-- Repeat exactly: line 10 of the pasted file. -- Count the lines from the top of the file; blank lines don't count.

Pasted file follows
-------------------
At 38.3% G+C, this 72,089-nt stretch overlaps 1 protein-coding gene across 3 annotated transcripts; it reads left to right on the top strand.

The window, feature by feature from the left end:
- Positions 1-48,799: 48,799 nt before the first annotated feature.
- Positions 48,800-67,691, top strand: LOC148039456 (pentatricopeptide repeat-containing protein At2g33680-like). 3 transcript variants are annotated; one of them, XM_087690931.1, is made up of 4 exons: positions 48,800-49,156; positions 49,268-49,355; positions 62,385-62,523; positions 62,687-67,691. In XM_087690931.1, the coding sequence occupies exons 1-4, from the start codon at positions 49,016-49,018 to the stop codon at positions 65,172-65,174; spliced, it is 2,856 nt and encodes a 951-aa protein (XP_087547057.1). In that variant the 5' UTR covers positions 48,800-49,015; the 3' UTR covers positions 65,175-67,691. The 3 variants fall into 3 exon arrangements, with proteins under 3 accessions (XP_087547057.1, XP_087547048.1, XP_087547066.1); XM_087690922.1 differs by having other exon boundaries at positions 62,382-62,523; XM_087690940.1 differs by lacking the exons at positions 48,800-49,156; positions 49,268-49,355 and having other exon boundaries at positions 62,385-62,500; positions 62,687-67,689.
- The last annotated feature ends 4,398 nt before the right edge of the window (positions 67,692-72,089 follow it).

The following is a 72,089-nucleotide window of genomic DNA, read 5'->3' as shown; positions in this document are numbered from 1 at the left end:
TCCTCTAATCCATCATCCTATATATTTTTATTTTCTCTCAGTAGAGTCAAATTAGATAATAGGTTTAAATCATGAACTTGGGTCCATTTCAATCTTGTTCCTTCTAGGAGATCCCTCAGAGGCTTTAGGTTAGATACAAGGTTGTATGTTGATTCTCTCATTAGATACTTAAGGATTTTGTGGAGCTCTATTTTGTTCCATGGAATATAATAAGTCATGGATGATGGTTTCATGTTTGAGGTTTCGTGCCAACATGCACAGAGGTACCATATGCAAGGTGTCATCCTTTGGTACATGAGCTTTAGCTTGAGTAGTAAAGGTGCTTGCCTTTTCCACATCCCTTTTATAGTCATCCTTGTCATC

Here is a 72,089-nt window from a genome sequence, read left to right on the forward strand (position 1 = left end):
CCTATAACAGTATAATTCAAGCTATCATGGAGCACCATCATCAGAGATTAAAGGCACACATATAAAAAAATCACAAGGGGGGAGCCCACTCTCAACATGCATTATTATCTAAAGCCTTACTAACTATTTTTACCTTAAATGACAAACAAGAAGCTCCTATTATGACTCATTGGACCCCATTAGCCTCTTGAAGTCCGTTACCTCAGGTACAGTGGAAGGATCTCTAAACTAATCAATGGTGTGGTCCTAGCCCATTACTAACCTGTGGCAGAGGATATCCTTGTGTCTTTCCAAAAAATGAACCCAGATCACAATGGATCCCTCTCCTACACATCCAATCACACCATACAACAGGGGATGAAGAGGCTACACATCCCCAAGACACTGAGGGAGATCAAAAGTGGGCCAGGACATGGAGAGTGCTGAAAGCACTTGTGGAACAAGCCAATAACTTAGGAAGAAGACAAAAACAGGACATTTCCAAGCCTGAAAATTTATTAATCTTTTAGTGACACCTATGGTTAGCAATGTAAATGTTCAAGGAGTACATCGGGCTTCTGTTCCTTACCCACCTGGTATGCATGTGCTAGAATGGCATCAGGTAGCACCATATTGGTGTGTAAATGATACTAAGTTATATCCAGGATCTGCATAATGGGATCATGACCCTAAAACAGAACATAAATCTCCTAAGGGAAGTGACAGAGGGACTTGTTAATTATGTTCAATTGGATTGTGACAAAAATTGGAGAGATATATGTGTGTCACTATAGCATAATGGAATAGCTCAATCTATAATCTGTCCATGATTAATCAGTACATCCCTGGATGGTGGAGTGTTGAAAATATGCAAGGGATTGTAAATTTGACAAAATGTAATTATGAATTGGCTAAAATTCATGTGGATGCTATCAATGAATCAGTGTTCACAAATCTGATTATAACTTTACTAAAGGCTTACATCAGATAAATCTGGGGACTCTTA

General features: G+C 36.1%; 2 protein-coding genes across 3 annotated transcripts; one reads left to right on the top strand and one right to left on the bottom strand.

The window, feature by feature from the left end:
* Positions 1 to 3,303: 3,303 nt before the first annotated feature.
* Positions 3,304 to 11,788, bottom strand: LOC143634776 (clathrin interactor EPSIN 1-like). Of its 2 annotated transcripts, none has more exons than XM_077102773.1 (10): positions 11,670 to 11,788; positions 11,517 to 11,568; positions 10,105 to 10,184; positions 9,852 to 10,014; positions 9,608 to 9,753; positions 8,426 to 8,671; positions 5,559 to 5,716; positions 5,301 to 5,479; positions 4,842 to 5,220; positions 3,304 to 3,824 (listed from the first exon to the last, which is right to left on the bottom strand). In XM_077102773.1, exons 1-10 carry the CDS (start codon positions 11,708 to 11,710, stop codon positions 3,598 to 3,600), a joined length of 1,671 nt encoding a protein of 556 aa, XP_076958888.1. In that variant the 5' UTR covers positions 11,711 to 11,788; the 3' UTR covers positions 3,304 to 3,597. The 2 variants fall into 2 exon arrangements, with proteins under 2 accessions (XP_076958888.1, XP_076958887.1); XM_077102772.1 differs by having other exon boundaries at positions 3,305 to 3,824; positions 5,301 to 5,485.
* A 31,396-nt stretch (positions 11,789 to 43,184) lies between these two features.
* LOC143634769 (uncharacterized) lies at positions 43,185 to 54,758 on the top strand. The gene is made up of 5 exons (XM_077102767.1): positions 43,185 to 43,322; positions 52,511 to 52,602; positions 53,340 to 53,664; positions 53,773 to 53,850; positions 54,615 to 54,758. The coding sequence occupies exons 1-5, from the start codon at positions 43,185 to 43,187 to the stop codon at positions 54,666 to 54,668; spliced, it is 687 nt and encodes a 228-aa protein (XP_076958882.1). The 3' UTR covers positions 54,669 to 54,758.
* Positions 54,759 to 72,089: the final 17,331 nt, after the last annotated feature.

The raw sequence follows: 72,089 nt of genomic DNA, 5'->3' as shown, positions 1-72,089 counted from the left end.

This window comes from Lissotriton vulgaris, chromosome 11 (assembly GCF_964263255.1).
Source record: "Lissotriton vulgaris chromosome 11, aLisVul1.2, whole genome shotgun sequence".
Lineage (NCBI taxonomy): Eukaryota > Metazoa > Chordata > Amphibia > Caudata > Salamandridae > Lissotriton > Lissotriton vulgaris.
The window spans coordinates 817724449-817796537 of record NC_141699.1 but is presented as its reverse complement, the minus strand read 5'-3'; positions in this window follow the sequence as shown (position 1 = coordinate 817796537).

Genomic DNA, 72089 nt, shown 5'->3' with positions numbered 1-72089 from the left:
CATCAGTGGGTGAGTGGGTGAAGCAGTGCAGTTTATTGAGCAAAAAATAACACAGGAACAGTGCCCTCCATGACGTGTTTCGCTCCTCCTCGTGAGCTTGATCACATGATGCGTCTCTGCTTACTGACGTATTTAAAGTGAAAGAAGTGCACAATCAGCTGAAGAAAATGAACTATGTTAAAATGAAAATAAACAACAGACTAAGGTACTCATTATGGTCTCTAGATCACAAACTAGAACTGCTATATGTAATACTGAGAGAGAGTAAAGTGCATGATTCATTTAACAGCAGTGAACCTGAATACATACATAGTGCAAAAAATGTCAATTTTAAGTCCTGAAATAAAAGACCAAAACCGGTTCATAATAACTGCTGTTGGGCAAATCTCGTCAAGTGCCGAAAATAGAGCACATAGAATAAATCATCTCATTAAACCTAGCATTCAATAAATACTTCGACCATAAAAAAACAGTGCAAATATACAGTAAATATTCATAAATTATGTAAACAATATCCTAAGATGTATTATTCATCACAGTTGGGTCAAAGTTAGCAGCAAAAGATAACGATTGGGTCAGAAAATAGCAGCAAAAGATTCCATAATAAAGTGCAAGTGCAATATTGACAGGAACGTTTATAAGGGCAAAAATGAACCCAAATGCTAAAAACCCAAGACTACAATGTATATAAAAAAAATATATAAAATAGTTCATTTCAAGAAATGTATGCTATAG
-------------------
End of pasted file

General features: G+C 36.1%; 2 protein-coding genes across 3 annotated transcripts; one reads left to right on the top strand and one right to left on the bottom strand.